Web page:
The National Institute for Health and Clinical Excellence (NICE) has published final guidance on the use of endovascular stent grafts for the treatment of infra-renal abdominal aortic aneurysms (AAA). Aortic aneurysms develop when the wall of the aorta weakens, causing it to bulge and form a balloon-like projection. This leads to further stretching of the wall of the aorta and eventually the wall can rupture, leading to massive internal bleeding.

The main risk factors for AAA include increasing age, high blood pressure, smoking and family history of the condition.

The guidance recommends:

Endovascular stent-grafts are recommended as a treatment option for patients with unruptured infra-renal (ie. located below the kidney) abdominal aortic aneurysms, for whom surgical intervention (open surgical repair or endovascular aneurysm repair) is considered appropriate.

The decision on whether endovascular aneurysm repair is preferred over open surgical repair should be made jointly by the patient and their clinician after assessment of a number of factors including:

I. Aneurysm size and structure/shape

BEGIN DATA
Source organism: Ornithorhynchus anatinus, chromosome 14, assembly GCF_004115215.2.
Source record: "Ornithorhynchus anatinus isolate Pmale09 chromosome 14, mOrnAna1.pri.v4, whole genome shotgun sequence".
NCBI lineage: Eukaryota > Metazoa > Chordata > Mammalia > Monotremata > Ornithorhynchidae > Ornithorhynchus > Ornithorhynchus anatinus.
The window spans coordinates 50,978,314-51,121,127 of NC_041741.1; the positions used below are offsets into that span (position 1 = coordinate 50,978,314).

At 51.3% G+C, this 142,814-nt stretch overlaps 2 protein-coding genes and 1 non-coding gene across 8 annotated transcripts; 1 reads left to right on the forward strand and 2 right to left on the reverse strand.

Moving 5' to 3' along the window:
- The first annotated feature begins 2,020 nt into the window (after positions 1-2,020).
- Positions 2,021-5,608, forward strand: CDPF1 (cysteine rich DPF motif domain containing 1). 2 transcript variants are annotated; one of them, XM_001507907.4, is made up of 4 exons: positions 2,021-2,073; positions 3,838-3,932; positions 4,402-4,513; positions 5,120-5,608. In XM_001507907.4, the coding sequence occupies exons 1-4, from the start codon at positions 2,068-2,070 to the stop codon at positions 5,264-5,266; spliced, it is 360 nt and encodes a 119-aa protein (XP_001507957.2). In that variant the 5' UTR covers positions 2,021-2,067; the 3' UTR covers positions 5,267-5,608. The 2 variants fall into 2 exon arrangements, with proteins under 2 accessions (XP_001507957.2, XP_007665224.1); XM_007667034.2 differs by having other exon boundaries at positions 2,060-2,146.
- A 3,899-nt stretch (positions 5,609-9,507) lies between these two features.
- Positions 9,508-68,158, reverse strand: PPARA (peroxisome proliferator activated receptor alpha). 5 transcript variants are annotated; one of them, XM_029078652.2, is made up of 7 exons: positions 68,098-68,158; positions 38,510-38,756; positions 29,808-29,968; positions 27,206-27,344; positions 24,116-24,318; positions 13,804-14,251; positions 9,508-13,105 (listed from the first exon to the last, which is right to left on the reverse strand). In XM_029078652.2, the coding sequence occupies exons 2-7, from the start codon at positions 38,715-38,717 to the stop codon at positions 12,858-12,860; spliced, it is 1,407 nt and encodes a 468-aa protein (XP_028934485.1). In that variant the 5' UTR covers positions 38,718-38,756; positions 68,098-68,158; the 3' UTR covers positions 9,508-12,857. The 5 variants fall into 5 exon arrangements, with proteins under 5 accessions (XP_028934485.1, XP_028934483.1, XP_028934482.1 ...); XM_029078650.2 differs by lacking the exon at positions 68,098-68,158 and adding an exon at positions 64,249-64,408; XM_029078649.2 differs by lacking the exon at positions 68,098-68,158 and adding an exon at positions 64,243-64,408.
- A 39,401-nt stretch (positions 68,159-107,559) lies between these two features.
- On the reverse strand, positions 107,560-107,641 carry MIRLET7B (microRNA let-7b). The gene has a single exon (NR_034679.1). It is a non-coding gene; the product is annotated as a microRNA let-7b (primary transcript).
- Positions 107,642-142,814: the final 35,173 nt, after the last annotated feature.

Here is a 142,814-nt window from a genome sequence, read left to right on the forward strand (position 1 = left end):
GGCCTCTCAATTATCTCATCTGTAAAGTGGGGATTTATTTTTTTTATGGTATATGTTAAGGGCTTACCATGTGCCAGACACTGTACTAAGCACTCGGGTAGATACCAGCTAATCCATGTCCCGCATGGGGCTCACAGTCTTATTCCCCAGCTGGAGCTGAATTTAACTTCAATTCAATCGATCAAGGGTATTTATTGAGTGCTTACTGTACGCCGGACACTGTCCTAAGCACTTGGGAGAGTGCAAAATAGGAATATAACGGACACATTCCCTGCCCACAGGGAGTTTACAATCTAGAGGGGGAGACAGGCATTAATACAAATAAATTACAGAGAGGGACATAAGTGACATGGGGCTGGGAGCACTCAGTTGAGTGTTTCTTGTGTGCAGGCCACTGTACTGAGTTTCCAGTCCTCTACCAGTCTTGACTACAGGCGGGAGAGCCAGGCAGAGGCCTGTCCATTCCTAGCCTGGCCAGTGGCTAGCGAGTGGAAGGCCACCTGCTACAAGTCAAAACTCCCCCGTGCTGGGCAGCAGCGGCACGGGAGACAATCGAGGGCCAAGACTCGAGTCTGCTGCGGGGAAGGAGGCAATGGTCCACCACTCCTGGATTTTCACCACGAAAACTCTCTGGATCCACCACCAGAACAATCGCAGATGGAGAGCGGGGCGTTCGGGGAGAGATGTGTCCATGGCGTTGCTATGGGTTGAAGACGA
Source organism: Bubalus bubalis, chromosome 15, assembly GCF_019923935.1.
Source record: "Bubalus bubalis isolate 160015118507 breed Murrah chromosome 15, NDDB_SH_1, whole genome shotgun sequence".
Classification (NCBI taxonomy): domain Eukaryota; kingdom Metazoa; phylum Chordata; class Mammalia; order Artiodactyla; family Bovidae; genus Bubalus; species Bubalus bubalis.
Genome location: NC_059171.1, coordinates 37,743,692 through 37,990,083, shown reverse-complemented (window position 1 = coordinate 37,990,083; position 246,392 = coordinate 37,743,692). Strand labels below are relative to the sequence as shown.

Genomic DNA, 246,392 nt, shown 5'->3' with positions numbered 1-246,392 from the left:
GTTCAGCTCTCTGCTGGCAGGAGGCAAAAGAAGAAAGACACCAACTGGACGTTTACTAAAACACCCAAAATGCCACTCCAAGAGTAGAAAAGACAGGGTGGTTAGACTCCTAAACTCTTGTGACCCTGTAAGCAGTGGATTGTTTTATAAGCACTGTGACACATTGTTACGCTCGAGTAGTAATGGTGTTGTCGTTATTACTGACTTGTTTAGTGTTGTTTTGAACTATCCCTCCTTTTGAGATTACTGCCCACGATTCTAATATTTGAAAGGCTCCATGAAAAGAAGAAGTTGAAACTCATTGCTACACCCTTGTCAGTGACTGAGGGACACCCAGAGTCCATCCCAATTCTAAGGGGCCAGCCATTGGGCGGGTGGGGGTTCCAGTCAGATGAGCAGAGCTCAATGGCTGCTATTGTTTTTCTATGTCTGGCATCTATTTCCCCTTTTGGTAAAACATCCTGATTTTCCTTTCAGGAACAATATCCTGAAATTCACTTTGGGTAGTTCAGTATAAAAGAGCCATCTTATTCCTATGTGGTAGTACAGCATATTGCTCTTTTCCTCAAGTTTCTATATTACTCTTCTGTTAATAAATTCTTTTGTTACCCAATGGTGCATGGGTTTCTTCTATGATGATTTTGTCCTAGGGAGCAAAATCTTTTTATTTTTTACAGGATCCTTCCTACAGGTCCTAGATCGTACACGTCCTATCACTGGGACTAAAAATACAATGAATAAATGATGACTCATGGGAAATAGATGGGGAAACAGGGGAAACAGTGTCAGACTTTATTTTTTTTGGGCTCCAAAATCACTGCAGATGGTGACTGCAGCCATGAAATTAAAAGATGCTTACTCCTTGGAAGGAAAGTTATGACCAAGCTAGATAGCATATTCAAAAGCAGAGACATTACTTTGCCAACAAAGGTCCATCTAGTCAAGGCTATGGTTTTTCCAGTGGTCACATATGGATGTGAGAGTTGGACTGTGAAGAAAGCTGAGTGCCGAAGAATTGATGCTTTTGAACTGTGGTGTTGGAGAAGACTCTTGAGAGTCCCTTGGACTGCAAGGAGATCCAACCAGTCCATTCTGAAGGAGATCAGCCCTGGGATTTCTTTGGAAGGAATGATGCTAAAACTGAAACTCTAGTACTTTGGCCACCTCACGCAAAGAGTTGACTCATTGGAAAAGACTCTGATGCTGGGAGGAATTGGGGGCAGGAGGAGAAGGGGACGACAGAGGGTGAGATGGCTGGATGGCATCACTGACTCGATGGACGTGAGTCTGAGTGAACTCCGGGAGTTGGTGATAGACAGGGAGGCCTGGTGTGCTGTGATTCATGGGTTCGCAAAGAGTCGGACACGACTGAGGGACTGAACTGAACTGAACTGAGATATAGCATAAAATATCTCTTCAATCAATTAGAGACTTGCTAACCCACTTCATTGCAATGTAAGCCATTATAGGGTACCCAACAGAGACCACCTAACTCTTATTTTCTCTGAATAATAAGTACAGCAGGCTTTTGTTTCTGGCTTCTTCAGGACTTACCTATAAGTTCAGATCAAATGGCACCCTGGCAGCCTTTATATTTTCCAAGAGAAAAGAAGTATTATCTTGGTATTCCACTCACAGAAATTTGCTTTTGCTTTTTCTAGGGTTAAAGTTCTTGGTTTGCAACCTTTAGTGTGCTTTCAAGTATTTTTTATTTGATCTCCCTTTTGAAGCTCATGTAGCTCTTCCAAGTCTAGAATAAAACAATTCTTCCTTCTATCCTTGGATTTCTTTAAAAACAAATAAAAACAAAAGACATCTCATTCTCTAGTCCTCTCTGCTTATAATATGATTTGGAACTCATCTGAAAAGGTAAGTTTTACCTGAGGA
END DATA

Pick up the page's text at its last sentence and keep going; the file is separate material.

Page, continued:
II. Patient age, general life expectancy and fitness for open surgery

III. The short and long term benefits and risks of the procedures including aneurysm-related mortality and operative mortality

Endovascular aneurysm repair should only be performed in specialist centres by clinical teams experienced in the management of abdominal aortic aneurysms

Endovascular aortic stent grafts are not recommended for patients with ruptured aneurysms except in the context of research.

Gillian Leng, NICE deputy chief executive said: “The overall incidence of AAA has increased in recent years and is likely to increase further with the ageing of the general population. The independent Committee carefully considered the evidence and concluded that, where appropriate, endovascular stent grafts offered a good use of NHS resources for unruptured infra-renal abdominal aortic aneurysms.”